Rather, she discovered that what she had read in her teens was a much abridged version of the famous Gothic tale. It was, Pearson says, “quite a shock” to be faced with the story in its full, terrifying glory.

In her reading, the dramatist found that one of the things that struck her most was the “contribution and agency” of Mina Murray. This is the character, you might remember, who – as a consequence of her fiancé Jonathan Harker’s encounter with Dracula in Transylvania and the subsequent death of Mina’s friend Lucy Westenra at the hands (or, rather, the fangs) of the Count – becomes a brave vampire hunter.

Pearson has kept her adaptation very much in its late-Victorian era. The jumping-off point for the play is Mina recalling the supernatural story of Dracula in a psychiatric hospital in Aberdeenshire in 1897.

“I thought it was more interesting to examine a woman’s story in that time,” says the writer. This perspective is, I suggest, a potentially rich one for the future of theatre.

There are various ways of approaching the relative lack of lead female roles in the theatrical canon. One, of course, is to write new ones.

Another is to have female actors play the big, historically male roles (as the brilliant, Scotland-based, Zambian-Greek actor Nicole Cooper has done with a series of Shakespeare characters, including Hamlet and Coriolanus). Pearson, however, has alighted on a third approach: namely, to look at existing popular stories and refocus them towards a female protagonist.

The playwright agrees that her approach might be fruitful if applied more broadly. This is particularly so, she adds, because the film industry has proved to be so negligent in this regard.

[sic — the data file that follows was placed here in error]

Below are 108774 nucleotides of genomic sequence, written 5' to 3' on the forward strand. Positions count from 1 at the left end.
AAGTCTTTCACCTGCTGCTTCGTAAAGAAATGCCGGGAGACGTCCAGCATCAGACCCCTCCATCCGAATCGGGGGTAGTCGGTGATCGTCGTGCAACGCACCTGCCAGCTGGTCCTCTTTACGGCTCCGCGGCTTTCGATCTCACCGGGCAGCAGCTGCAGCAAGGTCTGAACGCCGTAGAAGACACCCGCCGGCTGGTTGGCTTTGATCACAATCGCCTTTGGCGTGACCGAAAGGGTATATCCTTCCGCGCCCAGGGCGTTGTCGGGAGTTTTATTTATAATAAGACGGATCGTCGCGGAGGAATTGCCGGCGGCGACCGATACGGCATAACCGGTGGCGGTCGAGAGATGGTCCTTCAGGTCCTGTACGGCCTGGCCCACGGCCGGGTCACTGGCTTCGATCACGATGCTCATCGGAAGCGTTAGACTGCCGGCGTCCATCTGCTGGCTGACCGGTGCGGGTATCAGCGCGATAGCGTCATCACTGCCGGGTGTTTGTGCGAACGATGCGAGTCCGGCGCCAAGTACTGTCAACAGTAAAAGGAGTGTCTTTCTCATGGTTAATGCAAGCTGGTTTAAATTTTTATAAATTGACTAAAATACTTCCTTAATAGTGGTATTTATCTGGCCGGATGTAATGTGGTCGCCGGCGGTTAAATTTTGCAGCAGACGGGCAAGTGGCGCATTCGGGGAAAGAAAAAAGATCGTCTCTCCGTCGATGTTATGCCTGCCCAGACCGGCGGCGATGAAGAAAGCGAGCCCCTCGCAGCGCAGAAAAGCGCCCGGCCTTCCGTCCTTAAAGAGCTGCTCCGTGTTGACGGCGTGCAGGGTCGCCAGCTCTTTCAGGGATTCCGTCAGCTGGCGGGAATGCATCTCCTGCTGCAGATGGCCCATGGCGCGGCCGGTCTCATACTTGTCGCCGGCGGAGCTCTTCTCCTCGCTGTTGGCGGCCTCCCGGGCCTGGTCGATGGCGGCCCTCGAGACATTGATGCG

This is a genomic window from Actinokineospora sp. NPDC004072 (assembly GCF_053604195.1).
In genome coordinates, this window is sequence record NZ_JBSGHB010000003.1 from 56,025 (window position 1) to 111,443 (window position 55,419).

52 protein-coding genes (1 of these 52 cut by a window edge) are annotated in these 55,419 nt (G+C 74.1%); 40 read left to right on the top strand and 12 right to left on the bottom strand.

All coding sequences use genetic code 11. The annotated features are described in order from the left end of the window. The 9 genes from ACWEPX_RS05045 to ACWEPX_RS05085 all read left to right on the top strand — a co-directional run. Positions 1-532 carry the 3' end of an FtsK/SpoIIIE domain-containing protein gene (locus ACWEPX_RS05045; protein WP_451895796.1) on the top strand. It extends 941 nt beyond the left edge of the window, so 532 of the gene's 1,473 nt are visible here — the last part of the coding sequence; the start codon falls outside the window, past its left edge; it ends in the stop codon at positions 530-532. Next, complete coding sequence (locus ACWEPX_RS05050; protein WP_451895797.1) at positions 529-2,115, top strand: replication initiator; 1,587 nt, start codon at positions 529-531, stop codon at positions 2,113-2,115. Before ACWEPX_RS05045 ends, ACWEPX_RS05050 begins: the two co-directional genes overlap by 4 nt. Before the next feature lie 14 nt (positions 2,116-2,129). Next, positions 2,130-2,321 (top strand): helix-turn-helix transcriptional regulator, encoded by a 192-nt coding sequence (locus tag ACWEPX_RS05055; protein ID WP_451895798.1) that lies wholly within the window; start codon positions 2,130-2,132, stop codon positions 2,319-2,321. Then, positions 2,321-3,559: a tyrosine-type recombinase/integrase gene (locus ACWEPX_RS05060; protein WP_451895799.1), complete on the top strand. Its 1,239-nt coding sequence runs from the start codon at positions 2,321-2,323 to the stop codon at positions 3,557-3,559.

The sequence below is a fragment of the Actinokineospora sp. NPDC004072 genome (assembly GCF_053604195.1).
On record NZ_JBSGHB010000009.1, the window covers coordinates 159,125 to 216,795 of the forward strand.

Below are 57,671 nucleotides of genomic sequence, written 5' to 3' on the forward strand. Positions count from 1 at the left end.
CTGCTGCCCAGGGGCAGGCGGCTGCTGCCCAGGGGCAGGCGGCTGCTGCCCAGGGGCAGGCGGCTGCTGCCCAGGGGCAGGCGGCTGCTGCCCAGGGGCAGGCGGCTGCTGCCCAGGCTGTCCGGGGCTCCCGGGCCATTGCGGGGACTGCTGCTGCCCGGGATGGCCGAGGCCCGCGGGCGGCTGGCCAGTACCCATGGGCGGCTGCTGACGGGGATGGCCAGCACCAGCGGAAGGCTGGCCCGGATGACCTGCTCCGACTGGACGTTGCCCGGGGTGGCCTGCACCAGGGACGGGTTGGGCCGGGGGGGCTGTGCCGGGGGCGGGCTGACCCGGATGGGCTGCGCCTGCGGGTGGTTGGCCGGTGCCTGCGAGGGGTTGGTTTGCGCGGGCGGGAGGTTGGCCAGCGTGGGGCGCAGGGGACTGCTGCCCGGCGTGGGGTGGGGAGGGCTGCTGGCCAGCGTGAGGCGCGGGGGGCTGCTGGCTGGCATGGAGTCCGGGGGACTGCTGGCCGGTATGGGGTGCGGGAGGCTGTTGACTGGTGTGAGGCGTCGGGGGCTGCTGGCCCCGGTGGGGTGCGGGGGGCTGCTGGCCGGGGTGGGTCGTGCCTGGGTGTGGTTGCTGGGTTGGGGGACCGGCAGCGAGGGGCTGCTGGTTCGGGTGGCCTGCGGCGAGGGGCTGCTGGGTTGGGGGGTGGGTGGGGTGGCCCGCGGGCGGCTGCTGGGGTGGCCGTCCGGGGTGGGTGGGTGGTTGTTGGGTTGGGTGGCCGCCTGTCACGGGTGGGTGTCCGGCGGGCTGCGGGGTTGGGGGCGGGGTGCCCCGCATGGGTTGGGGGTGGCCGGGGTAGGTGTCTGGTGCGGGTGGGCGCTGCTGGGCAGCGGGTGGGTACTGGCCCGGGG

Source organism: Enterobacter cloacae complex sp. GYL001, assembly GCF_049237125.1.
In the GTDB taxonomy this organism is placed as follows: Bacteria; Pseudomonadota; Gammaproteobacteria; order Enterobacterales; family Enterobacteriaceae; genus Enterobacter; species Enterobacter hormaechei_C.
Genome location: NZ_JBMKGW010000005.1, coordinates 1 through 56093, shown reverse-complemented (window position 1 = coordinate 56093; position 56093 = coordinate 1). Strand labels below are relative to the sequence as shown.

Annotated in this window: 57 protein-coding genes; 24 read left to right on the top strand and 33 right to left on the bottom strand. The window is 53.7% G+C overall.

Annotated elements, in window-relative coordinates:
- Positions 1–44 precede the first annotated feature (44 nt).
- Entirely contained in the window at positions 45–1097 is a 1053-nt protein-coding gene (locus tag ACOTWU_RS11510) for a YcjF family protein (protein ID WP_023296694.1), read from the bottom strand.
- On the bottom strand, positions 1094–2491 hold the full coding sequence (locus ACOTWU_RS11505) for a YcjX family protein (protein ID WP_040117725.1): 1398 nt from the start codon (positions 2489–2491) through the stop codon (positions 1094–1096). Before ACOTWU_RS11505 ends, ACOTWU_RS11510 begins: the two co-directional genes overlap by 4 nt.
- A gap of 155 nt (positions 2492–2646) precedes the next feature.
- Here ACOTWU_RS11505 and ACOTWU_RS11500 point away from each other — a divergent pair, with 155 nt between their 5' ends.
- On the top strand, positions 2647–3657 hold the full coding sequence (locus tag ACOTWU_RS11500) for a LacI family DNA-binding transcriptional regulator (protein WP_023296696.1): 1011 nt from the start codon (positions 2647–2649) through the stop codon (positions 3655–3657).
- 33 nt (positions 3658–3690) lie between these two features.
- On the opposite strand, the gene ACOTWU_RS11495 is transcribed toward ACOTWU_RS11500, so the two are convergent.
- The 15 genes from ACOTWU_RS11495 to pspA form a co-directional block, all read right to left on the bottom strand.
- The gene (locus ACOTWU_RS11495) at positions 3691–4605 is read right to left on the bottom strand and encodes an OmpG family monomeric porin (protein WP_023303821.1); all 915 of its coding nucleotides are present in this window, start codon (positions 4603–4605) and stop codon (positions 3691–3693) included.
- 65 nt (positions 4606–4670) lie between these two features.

“A lot of the film adaptations [of Dracula] seem to merge the characters of Lucy and Mina,” she observes. “They diminish the roles by merging them into one.”

It’s a question, the playwright says, of “who’s allowed to tell these stories”. In the 21st century, as many of the barriers to proper cultural representation are being challenged, the re-telling of well-known stories such as Dracula from the point-of-view of a female protagonist should, surely, be commonplace.

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On the subject of representation, the cast of Dracula: Mina’s Reckoning will be comprised entirely of female and non-binary actors, including the fine, young performer Danielle Jam (in the role of Mina) and excellent, experienced players Liz Kettle (as Dracula) and Anne Lacey. It is being directed by Sally Cookson (who has co-conceived the production with Pearson).

Women have, of course, won some very important legal and social victories across the UK since the late-Victorian era.

By keeping Stoker’s story in its time period, Pearson is, she says, able to depict Mina’s willingness “to push down the doors that are closed to her, for various reasons”.

A 19th-century, female vampire hunter, represented on-stage by a young woman of colour: let’s hope Pearson’s drama is a sign of more to come.

Dracula: Mina’s Reckoning tours from September 2 to October 28 and more information can be found HERE